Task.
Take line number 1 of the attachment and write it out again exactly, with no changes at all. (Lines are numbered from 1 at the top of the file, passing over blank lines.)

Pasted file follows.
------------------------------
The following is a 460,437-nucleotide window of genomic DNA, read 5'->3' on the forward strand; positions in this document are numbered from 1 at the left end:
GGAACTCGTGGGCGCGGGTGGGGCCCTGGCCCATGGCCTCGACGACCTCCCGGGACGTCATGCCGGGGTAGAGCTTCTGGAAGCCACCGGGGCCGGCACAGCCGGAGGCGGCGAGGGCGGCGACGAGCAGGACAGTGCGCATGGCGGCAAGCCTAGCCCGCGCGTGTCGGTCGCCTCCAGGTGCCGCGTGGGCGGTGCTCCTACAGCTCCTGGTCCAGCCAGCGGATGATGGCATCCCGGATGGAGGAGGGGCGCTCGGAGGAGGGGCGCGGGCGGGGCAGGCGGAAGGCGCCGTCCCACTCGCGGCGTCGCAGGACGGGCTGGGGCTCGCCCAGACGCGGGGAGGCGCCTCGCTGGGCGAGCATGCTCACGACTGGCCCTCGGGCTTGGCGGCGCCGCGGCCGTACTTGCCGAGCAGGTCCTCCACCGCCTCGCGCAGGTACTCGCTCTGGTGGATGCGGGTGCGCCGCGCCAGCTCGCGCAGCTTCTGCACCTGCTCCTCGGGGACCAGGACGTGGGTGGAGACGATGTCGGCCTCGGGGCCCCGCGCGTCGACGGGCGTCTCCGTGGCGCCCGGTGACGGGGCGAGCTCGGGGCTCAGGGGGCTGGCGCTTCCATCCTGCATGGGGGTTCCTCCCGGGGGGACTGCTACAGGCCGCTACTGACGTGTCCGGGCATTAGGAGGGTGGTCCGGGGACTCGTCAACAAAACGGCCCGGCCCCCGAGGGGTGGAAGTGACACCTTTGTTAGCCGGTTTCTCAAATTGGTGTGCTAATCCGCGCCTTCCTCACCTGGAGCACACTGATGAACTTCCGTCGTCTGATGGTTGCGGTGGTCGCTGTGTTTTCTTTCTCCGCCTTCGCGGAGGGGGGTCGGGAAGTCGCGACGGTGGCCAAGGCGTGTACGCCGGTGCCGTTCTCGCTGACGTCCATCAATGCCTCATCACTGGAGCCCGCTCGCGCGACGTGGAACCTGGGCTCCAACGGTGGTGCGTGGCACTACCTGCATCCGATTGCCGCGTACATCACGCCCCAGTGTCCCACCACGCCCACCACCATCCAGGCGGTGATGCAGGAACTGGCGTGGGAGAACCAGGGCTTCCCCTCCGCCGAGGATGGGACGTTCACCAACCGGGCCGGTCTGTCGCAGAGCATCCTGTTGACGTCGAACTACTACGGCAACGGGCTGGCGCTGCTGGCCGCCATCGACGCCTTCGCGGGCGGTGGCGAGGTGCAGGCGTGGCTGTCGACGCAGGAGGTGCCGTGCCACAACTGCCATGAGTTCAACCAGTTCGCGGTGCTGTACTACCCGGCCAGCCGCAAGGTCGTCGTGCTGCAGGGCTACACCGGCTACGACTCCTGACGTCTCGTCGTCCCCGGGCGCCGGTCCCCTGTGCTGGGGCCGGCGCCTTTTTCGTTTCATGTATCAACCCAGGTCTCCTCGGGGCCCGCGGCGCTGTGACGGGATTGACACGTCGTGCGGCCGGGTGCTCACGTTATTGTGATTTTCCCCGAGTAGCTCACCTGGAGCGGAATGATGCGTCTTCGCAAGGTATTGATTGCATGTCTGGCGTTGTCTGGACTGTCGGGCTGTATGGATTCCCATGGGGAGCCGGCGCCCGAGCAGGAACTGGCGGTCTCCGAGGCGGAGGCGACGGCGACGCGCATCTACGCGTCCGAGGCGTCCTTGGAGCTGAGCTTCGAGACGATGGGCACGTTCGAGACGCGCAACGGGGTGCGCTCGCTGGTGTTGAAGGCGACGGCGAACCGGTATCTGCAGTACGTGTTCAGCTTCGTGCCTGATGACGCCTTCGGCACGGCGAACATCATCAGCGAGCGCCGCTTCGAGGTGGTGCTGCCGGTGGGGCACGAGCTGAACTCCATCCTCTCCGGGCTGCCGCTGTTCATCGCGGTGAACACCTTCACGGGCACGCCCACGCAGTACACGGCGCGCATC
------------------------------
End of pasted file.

The following is a 460,437-nucleotide window of genomic DNA, read 5'->3' on the forward strand; positions in this document are numbered from 1 at the left end: